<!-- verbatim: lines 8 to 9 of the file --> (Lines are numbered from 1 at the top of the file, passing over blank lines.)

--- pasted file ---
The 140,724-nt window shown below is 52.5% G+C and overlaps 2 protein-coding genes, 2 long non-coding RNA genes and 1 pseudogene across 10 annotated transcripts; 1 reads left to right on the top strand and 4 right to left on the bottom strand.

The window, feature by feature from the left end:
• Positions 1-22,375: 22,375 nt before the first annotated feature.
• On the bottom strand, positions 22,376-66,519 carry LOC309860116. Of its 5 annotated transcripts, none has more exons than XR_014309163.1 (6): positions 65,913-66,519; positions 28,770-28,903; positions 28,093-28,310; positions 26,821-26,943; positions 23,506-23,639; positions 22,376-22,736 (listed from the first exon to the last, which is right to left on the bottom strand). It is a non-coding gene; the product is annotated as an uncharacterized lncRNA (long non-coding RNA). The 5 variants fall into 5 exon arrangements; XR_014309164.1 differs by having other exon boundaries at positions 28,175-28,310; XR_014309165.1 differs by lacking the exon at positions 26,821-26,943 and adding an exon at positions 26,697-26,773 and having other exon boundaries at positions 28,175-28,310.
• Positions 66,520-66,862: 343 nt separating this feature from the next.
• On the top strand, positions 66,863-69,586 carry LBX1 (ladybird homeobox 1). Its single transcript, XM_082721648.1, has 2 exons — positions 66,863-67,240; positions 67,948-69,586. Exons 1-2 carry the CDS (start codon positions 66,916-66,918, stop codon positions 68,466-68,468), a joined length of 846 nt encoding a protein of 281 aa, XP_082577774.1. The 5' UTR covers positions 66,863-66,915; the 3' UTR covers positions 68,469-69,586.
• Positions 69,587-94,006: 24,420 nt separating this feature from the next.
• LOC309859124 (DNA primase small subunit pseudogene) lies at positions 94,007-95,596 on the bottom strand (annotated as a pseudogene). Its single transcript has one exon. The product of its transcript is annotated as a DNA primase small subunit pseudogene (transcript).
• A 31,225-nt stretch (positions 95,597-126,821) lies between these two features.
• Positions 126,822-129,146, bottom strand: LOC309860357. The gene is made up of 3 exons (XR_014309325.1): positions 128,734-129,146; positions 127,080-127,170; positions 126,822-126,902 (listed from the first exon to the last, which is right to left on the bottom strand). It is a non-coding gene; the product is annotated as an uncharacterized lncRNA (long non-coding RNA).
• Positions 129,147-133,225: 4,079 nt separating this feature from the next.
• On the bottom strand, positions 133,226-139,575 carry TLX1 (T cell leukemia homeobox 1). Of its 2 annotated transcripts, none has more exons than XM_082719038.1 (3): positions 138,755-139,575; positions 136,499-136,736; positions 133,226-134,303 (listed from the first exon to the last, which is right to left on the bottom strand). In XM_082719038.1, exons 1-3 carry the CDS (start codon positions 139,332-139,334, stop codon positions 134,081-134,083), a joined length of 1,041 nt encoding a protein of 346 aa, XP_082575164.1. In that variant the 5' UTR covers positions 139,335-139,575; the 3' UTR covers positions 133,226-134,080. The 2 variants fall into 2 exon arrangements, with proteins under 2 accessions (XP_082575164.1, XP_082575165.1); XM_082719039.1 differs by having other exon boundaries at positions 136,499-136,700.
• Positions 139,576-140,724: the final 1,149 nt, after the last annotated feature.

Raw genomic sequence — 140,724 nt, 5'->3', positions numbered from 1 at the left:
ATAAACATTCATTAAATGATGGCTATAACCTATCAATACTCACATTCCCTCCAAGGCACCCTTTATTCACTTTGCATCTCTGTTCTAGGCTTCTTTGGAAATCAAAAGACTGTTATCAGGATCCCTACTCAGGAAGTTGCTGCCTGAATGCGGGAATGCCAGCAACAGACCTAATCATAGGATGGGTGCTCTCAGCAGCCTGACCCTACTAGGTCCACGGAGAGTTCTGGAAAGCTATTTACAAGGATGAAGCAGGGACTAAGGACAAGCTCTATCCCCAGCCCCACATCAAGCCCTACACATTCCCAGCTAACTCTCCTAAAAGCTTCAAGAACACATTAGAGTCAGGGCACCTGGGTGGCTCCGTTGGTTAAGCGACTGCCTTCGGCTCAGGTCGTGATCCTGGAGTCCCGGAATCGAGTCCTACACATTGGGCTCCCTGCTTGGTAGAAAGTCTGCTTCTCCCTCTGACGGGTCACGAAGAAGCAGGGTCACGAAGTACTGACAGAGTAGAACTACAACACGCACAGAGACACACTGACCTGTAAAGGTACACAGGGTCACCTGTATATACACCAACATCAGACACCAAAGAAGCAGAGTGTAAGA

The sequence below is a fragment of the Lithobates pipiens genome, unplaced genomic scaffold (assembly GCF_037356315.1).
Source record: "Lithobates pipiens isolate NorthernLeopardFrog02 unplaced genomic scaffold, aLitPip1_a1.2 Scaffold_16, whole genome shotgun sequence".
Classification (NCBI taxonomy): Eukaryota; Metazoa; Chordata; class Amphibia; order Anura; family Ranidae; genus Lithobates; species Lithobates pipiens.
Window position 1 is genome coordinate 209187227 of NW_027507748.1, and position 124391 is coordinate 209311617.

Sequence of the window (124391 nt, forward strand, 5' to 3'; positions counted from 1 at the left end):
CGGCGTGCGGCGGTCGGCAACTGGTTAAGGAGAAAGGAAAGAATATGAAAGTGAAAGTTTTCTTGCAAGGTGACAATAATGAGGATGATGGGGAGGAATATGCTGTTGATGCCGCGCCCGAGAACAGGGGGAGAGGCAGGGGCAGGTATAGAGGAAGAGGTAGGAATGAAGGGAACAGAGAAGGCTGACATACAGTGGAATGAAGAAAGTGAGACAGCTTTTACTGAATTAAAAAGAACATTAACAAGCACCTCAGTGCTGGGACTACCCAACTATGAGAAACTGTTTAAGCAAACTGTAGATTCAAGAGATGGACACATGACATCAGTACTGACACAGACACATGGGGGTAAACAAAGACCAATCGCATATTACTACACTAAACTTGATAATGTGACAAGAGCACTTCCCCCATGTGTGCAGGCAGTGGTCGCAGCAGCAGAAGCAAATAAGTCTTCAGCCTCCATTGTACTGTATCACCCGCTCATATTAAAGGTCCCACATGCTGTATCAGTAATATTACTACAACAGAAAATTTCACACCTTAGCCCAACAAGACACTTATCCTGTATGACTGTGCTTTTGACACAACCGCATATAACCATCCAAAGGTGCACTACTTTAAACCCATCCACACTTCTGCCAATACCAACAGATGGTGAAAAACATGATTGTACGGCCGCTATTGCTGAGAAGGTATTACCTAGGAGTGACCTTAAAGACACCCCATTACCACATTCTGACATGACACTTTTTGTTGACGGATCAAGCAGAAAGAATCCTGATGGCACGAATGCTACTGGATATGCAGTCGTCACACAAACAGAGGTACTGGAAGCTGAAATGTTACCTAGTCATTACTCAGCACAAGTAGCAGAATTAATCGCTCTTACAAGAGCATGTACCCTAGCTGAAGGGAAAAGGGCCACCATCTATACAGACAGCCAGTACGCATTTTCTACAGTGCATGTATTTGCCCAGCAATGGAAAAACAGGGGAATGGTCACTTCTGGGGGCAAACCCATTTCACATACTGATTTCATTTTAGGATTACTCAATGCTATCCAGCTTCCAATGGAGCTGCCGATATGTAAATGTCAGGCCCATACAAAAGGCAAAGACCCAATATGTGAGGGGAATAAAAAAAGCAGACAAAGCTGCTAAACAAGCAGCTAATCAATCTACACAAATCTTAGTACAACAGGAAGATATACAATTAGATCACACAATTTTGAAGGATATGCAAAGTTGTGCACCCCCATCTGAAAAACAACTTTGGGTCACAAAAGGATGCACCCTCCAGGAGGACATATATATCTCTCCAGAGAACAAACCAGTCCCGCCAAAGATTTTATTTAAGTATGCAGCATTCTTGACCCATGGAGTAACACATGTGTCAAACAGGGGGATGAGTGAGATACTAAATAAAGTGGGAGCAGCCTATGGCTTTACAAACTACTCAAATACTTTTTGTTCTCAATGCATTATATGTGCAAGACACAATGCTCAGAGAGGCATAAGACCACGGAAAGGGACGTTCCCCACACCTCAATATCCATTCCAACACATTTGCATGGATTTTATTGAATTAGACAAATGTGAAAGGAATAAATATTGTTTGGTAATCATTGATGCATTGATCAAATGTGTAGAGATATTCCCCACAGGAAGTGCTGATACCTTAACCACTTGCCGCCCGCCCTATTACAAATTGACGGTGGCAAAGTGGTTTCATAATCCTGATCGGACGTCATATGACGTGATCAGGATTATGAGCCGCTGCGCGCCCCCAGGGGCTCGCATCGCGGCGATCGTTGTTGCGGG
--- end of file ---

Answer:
• LOC309859124 (DNA primase small subunit pseudogene) lies at positions 94,007-95,596 on the bottom strand (annotated as a pseudogene). Its single transcript has one exon. The product of its transcript is annotated as a DNA primase small subunit pseudogene (transcript).
• A 31,225-nt stretch (positions 95,597-126,821) lies between these two features.